Rule 5: Hunting for “sleepers”? Try the “Low-K Power Guy” and the “Plate Skills Technician”
Certainly, based on Rules 3 and 4 (if you’ve been following along), we know to look for the guys who hit hard but also have the plate skills to avoid strikeouts, draw walks and wait for the “hitter’s pitch.” And, sure, it can be pretty obvious when a guy like Prince Fielder comes along and wipes out the minors while getting plenty of bases on balls and a low whiff rate.
But where do you find the less-obvious guys with a good chance to succeed?
In Rule 4, we already looked a one sub-set, the Slugger Who Walks. But sluggers aren’t likely to be “sleepers.” When it comes to the big-bopper dudes, the key is identifying the ones with the plate skills to survive in the majors.
The other two sub-sets are the ones that take a bit more scouring.
One group is made up of hitters whose stats don’t jump out, but who demonstrate the ability to hit with power while maintaining a low K% (K/PA). I call it the “Low K Power Guy.” That combination is a good indicator of future growth potential.
Take, for example, Torii Hunter. His minor league numbers don’t indicate too much special, except, of course, for his defensive prowess in center field. At age 21, his line was just .231/.305/.338, and it looked like he would just be a glove guy. The next year, though, he got much better, and the key was a sharp increase in extra-base hits while maintaining exactly the same strikeout rate. He still had just 10 home runs, so he didn’t appear to profile as a slugger, but the ability to hit with authority without the high K rate was the tipoff.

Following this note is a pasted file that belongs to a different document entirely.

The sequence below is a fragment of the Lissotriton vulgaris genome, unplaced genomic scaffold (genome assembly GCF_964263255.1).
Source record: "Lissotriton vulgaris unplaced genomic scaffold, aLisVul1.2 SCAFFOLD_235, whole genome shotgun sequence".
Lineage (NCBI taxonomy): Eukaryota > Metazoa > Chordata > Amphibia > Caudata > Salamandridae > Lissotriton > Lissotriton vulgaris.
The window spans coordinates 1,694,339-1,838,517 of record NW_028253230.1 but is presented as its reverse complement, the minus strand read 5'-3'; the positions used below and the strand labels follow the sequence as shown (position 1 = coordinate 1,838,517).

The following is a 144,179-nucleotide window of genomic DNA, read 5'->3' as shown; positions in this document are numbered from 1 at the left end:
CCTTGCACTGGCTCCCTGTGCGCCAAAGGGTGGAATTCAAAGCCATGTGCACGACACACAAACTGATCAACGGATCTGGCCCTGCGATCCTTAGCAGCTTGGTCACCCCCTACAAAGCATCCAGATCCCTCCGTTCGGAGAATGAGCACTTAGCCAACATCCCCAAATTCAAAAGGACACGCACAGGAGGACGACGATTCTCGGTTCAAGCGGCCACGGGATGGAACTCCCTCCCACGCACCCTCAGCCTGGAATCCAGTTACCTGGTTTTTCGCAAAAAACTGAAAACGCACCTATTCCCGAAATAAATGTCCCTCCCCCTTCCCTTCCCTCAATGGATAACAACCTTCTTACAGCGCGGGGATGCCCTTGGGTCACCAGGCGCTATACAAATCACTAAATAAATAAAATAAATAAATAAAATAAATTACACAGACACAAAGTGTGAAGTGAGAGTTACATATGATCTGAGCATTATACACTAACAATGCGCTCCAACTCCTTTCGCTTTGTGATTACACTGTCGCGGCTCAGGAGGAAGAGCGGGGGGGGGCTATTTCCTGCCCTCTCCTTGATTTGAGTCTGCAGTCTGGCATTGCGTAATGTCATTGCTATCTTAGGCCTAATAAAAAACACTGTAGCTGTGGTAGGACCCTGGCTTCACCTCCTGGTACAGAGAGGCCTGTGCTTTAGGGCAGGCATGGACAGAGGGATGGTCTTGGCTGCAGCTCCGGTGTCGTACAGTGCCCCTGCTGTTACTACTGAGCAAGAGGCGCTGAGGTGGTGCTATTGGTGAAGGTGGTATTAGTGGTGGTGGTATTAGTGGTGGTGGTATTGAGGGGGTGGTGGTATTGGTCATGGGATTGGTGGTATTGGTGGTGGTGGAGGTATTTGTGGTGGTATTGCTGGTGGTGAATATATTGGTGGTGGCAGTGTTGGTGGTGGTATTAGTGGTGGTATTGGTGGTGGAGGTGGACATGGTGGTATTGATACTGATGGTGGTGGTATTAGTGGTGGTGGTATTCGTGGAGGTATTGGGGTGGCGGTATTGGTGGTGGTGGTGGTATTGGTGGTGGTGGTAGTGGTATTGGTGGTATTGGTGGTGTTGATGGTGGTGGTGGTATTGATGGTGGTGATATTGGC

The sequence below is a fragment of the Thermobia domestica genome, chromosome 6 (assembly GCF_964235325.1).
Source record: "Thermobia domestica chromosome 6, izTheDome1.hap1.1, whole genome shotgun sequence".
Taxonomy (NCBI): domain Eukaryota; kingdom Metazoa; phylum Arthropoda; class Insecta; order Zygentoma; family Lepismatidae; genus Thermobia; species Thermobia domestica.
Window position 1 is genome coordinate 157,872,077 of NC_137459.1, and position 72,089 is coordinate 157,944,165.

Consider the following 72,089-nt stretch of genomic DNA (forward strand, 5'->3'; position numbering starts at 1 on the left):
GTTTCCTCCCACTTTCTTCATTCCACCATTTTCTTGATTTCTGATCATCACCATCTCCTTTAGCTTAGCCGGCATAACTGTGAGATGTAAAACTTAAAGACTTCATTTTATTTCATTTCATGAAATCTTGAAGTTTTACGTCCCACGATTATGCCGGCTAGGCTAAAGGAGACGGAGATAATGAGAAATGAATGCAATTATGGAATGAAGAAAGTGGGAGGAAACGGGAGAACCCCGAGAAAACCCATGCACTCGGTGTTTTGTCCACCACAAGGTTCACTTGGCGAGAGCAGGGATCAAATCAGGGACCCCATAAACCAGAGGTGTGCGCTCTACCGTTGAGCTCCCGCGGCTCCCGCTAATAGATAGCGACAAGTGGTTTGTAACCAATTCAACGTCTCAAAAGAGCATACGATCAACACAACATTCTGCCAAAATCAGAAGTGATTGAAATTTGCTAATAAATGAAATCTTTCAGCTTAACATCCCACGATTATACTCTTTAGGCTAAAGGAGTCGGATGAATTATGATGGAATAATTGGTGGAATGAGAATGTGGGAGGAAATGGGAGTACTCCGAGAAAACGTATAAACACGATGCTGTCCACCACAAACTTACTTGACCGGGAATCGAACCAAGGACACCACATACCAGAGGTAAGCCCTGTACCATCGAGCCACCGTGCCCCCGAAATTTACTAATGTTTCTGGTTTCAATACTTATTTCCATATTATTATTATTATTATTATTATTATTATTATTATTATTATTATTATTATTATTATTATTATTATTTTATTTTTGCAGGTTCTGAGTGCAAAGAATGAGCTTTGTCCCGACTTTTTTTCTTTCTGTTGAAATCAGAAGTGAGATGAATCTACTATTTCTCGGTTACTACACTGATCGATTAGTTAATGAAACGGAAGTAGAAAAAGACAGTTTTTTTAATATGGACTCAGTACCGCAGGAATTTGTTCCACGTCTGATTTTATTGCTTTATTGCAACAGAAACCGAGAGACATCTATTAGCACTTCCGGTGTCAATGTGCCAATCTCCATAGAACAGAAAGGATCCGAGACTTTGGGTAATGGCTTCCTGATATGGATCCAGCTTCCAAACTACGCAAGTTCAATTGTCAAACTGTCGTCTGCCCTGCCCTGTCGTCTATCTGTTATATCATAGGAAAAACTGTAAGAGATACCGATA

The second potential “sleeper” category is the “Plate Skills Technician.” This guy also doesn’t have eye-popping stats, but he has three things: extra-base hits (usually lots of doubles), walks and low strikeouts. With the ability to both distinguish balls from strikes and a “hitter’s pitch” from a “pitcher’s pitch,” these guys have a good chance of maturing into guys who can figure out how to send the right pitch over the fence.
Future Hall of Famer Derek Jeter, for one, maxed out with five (yes, 5) homers as a minor leaguer. And BoSox buddies Dustin Pedroia and Jacoby Ellsbury didn’t exactly send many minor league fans scrambling for souvenirs.
But they were all strong doubles hitters who put up a ton of walks and very low K-rates. In the majors, with a dose of added maturity, but the same strong plate skills, the long-balls started to show up.